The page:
- Among 644 medical practices in a new poll, 79% said insurers' prior authorization requirements had risen over the past year, according to the Medical Group Management Association. That's down from 90% that said prior authorization demands were increasing in the association's pre-pandemic survey conducted in September 2019.
- Even so, another 19% of practices in the latest poll, conducted March 1, reported prior authorization requirements stayed the same in the past year, indicating the burdensome issue for doctors is not improving. Just 2% of medical practices said prior authorization obligations decreased in the past year, the MGMA Stat poll found.
- The requirements are a major headache for medical groups. MGMA members surveyed in October rated prior authorization the top regulatory challenge they face, with 88% calling it "very" or "extremely" burdensome.
Health plans have been expanding the use of prior authorization as a tool to control costs for several years, to the frustration of physicians. MGMA members put the practice at the top of a list of burdensome issues that include COVID-19 workplace mandates, audits and lack of electronic health record interoperability, among other challenges.
The administrative hurdles require medical practices to obtain authorization before providing treatments, tests or prescription drugs to patients. Physicians say the requirements not only delay patient care but also raise provider costs, by increasing time spent by staff to secure authorizations. Those challenges have been compounded during the pandemic by staffing shortages and intense competition for workers in the tightened labor market, MGMA said.
Practices also report struggling with submitting documentation via fax or through a health plan's web portal, changing medical necessity requirements and appeals processes, and having to make multiple attempts to get patients the care they need, according to MGMA.
The group said its members have been contending with escalating prior authorization requirements since 2016. That year, 82% of healthcare leaders polled reported an increase in the requirements from payers, with the percentage growing to 86% in a 2017 survey and 90% in 2019.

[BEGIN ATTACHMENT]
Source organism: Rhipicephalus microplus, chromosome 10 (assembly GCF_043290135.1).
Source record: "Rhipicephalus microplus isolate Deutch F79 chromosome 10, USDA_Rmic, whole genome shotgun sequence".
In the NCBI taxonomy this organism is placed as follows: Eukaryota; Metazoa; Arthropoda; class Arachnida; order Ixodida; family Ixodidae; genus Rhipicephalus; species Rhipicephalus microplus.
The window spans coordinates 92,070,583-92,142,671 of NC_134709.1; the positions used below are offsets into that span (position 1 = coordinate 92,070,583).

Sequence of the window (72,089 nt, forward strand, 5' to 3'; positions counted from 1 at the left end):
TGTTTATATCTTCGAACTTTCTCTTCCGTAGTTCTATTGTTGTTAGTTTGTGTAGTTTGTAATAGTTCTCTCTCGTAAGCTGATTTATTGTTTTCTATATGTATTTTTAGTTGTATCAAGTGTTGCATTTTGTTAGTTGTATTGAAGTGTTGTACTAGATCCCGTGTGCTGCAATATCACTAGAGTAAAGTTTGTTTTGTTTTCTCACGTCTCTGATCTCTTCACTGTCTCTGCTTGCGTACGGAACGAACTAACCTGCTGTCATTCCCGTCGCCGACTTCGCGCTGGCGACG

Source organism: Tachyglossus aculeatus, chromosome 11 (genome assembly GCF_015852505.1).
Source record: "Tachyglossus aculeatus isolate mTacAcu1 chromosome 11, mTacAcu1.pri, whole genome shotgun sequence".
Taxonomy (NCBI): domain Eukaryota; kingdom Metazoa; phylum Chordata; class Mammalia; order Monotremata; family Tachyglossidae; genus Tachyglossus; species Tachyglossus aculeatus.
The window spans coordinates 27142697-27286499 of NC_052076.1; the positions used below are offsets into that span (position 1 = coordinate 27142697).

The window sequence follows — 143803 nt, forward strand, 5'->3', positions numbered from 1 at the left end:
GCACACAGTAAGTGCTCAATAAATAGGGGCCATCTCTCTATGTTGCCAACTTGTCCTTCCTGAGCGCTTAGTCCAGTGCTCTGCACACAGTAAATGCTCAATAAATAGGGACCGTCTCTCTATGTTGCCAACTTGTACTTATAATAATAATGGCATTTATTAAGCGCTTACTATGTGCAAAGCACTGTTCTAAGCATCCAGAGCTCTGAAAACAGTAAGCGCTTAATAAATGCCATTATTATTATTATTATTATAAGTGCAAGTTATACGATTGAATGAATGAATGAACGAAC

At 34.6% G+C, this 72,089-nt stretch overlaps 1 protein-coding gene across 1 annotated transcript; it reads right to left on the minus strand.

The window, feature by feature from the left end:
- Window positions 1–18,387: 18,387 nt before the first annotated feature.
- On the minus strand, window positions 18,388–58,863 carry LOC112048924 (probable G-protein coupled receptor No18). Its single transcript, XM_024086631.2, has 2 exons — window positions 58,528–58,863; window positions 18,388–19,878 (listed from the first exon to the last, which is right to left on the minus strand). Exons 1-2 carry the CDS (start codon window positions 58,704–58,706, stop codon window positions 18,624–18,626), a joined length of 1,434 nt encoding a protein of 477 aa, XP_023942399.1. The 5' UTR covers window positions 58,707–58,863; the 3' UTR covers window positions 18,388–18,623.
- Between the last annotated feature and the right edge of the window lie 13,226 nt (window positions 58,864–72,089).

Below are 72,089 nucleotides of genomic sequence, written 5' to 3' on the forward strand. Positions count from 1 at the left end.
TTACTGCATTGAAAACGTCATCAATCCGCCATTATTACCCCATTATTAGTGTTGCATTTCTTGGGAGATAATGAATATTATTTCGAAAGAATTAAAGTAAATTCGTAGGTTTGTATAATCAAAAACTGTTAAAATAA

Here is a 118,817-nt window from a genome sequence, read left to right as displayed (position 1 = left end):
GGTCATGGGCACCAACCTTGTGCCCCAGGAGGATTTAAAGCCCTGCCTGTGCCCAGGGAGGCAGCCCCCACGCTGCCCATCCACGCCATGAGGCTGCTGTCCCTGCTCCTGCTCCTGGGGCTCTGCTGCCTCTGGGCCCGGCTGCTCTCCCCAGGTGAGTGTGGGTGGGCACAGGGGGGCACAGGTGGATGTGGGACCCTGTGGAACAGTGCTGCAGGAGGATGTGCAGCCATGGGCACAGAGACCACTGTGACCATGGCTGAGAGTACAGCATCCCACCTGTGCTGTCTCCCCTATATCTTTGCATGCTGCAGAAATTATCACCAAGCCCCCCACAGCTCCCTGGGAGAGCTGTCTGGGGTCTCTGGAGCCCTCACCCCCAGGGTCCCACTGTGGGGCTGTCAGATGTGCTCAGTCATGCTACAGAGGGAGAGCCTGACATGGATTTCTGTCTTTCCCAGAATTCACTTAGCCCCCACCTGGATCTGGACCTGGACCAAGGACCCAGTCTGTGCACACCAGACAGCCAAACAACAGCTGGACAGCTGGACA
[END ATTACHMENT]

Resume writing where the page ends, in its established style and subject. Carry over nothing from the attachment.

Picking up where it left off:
The American Medical Association has made reducing prior authorization burdens a key priority of its advocacy efforts this year. The AMA believes that medically necessary clinical services and prescriptions covered by health insurance plans should be administered without delay, the group said in materials published in conjunction with a webinar on advocacy held last month.
"Prior authorization undermines physicians' medical expertise and leads to considerable delays in patient care," the AMA said.
A 2021 AMA survey found 93% of physicians reported care delays associated with prior authorization, and 82% said the requirements can sometimes cause patients to abandon treatment. The process is a contributing factor to physician burnout, the AMA said.
In the worst case scenario, failure to administer medically necessary care can lead to poor health care outcomes, the group cautioned. "Most startlingly, 34% of AMA survey participants reported that prior authorization led to a serious adverse event, such as hospitalization, disability and permanent bodily damage, or death, for a patient in their care," the AMA said.
The AMA's survey found physicians complete an average of 41 prior authorizations per week, and 40% of respondents said they hired staff to work exclusively on prior authorization requirements.
Both the AMA and MGMA said they support legislation introduced in Congress that would increase transparency on Medicare Advantage prior authorization requirements, standardize processes for routine services and establish an electronic program for submitting documentation.